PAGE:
On an average day in America, seven young people aged 19 or under will be shot dead. In Another Day in the Death of America, award-winning Guardian journalist Gary Younge tells the stories of the lives lost during the course of a single day in the United States. It could have been any day, but Younge has chosen November 23, 2013. Far from a dry account of gun policy in the United States or a polemic about the dangers of gun violence, the book is a gripping chronicle of an ordinary but deadly day in American life.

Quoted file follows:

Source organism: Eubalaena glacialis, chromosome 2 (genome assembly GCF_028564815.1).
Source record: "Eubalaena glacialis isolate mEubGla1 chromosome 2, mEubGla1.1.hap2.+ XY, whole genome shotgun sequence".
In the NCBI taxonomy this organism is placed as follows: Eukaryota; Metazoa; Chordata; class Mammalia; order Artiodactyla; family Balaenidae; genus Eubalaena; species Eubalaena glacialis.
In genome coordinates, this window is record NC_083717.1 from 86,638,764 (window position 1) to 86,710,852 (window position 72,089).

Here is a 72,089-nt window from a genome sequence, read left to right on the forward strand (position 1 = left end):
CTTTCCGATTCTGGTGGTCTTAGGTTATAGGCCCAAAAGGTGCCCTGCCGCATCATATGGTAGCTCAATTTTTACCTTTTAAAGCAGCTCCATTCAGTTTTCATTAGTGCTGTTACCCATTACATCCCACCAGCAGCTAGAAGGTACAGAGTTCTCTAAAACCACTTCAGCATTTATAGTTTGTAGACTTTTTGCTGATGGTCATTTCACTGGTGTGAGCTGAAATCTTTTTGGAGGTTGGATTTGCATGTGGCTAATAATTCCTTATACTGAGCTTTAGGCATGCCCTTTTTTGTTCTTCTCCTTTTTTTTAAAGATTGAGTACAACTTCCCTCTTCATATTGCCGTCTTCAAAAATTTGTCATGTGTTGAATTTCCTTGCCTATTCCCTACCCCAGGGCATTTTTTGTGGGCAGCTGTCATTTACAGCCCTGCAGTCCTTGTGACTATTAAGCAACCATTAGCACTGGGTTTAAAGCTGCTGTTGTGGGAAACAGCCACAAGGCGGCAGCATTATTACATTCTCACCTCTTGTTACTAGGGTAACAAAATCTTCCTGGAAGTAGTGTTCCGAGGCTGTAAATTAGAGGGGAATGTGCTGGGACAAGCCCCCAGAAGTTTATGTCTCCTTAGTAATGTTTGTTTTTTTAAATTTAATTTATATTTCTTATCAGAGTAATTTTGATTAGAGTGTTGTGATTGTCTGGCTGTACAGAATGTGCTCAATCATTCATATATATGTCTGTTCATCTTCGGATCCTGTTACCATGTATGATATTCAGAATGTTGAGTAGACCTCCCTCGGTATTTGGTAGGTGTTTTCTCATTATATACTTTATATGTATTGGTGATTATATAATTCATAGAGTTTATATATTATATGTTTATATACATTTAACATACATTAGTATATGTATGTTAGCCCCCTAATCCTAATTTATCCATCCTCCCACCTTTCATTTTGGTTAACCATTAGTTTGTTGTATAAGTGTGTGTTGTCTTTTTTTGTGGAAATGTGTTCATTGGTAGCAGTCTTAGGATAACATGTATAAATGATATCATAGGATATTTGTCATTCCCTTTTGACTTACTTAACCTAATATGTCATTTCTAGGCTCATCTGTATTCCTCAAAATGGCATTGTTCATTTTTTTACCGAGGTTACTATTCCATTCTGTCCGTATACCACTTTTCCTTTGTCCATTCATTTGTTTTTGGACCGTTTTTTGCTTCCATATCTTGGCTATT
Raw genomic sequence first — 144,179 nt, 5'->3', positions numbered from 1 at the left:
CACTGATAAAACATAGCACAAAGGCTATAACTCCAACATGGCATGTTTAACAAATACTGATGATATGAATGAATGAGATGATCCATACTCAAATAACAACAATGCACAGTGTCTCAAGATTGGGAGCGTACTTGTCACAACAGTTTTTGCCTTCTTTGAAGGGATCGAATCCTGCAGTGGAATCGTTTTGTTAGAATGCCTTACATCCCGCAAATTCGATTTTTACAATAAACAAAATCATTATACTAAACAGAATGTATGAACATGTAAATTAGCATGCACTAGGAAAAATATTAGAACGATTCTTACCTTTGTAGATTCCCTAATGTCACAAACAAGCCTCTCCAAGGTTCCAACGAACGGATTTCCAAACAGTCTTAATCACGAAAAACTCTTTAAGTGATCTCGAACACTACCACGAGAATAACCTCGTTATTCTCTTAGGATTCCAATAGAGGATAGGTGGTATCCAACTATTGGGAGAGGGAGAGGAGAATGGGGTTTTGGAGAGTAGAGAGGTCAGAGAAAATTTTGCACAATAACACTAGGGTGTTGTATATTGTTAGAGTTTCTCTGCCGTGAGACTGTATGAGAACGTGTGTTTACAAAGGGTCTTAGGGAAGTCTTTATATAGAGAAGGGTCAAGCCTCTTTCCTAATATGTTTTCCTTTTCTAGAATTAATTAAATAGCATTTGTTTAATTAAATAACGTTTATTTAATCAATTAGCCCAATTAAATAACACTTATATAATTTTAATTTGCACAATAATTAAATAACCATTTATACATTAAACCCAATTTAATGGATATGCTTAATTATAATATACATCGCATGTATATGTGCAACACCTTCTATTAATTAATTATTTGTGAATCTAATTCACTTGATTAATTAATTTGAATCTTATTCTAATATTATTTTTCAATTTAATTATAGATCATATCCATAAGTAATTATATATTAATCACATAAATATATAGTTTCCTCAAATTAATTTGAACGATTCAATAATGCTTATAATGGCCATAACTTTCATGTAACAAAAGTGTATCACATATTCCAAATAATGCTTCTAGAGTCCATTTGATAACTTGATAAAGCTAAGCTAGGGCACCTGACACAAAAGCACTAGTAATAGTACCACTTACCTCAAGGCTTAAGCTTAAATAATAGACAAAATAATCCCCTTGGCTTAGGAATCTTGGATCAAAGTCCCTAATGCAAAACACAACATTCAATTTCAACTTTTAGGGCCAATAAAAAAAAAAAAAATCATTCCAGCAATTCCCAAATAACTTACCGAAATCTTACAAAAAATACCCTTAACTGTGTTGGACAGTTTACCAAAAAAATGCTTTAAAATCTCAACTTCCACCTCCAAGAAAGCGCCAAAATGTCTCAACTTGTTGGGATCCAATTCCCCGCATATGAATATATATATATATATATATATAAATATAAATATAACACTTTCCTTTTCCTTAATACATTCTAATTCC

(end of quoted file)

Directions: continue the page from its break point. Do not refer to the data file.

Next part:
The night before the March on Washington in 1963, Martin Luther King asked his aides for advice about the next day's speech. "Don't use the lines about 'I have a dream'," Wyatt Walker told him "It's trite, it's cliché. You've used it too many times already." Martin Luther King delivered at least 350 talks in 1963 alone. Countless speeches have been delivered on civil rights and, indeed, many others beside Martin Luther King's were delivered at the March on Washington. So what was it that made that particular speech historical? Why do we remember it?